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Here’s Why Ariana Grande Was Sued by a Photographer for Posting Images of…Herself

Ariana Grande is one of the most sought after artists of her generation and no doubt has a huge following, especially on social media. On Instagram alone, the singer boasts 155 million followers, making her one of the most followed on the platform and thus, a social media superstar.

While they are like us who have the right to post anything we want, the problems that may arise are somehow different. For one, it may be a problem for us to choose whichever filter to use, but for celebrities, they have to be extra careful when it comes to posting precisely because it reaches a lot of people.

Copyright Infringement

The “Thank U, Next” singer, for example, was recently hit with copyright infringement by Robert Barbera, a paparazzi from New York, because the pop star allegedly didn’t ask permission nor paid the photographer for the images she posted on her Instagram.

The photos in question, that were posted in August last year, are the two composite which showed Ariana coming out of the building holding her bag plastered with the Sweetener logo, which referenced to her album of the same name.

Ariana Grande was sued over two photos

The said photos were since deleted from Ariana’s feed but according to reports, the post garnered 3 million likes before these were taken down. The court documents said that Robert was seeking $25,000 per photo used by the “God Is a Woman” singer, which meant $50,000 for the composite image, or the profits the star has gained from the images. As per the documents, the photos were registered at the US Copyright Office.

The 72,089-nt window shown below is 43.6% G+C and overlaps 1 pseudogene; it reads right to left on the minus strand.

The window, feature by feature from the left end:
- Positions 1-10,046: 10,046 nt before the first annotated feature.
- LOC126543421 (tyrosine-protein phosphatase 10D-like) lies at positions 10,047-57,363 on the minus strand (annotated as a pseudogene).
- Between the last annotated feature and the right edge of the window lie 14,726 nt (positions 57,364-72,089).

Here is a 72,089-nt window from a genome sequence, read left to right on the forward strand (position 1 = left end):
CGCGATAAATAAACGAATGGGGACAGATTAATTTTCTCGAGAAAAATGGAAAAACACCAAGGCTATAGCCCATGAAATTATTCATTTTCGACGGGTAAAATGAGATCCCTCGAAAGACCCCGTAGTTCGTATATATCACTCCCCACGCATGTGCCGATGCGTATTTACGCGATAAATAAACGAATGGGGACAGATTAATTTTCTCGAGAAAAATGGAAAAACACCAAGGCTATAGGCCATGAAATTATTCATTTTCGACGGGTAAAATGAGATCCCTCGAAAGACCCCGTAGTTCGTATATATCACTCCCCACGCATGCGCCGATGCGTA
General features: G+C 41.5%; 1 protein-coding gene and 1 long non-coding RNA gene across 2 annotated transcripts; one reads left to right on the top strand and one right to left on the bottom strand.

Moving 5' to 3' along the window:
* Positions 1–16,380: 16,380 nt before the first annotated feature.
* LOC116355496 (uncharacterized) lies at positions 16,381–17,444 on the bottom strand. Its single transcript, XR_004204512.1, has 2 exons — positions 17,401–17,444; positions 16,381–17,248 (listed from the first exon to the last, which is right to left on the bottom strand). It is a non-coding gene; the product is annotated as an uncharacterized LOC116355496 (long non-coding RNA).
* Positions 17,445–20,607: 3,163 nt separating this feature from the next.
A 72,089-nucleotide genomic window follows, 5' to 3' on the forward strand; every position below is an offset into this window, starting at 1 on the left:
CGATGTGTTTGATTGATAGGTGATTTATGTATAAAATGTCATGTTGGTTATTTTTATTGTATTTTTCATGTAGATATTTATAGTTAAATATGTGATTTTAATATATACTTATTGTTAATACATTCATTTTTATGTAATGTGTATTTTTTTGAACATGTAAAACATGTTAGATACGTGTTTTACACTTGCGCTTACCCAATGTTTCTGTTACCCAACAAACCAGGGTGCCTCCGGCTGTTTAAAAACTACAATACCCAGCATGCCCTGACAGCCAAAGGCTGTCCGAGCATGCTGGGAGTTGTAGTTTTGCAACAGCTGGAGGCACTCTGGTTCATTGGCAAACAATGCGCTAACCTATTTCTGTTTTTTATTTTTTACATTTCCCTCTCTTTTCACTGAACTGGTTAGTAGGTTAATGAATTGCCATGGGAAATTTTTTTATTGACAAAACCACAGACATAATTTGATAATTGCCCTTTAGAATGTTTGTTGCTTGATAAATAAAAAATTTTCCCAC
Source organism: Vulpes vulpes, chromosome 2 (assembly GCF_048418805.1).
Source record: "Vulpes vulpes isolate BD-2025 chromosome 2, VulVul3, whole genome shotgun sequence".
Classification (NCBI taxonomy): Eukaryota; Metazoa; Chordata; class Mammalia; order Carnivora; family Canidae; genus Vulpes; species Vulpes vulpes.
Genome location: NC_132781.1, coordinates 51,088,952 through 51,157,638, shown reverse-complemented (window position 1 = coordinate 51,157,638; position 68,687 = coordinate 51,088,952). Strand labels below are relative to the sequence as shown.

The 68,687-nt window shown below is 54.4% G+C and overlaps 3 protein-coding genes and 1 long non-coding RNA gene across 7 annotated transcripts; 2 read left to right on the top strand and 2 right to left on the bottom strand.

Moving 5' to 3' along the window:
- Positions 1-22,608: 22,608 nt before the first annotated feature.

What does this mean? It shows that even though you are the subject of the photo, it doesn’t mean that you automatically have the right to post it. Penalties, Forbes reported, can often go north up to $150,000. It’s unclear if Ariana’s camp will settle the matter out of court, but outlets predict the negotiation will happen privately.

Khloe Kardashian previously was also sued for sharing a photo of herself on Instagram.

Celebs can use the right-of-publicity card to combat the copyright infringement claims but Forbes said they would lose the battle. The right of publicity gives personalities the right to the profit from the commercial use of their name and likeness but doesn’t impede photographers’ right in the First Amendment.

Rift with Photographers

Speaking of beef between a photographer and Ariana, this wasn’t the first time she earned the ire of lensmen. When the star kicked off her tour, her camp released a photo policy which was met with criticisms because the guidelines were so strict. It was so stern that the National Press Photographers Association encouraged the photographers to not sign the agreement.

Media outlets slammed the strict press photographer policy released in March.

For this, Ariana was slammed by photographers, even referring to the pop star as a diva. The policy required all lensmen to give all the rights to GrandAriTour, not to use flash, and only shoot in the first three songs in a designated area. And if they decide to use the images, they have to write first to the 25-year-old and seek permission. If they were approved, they could only use the picture once with a news story.

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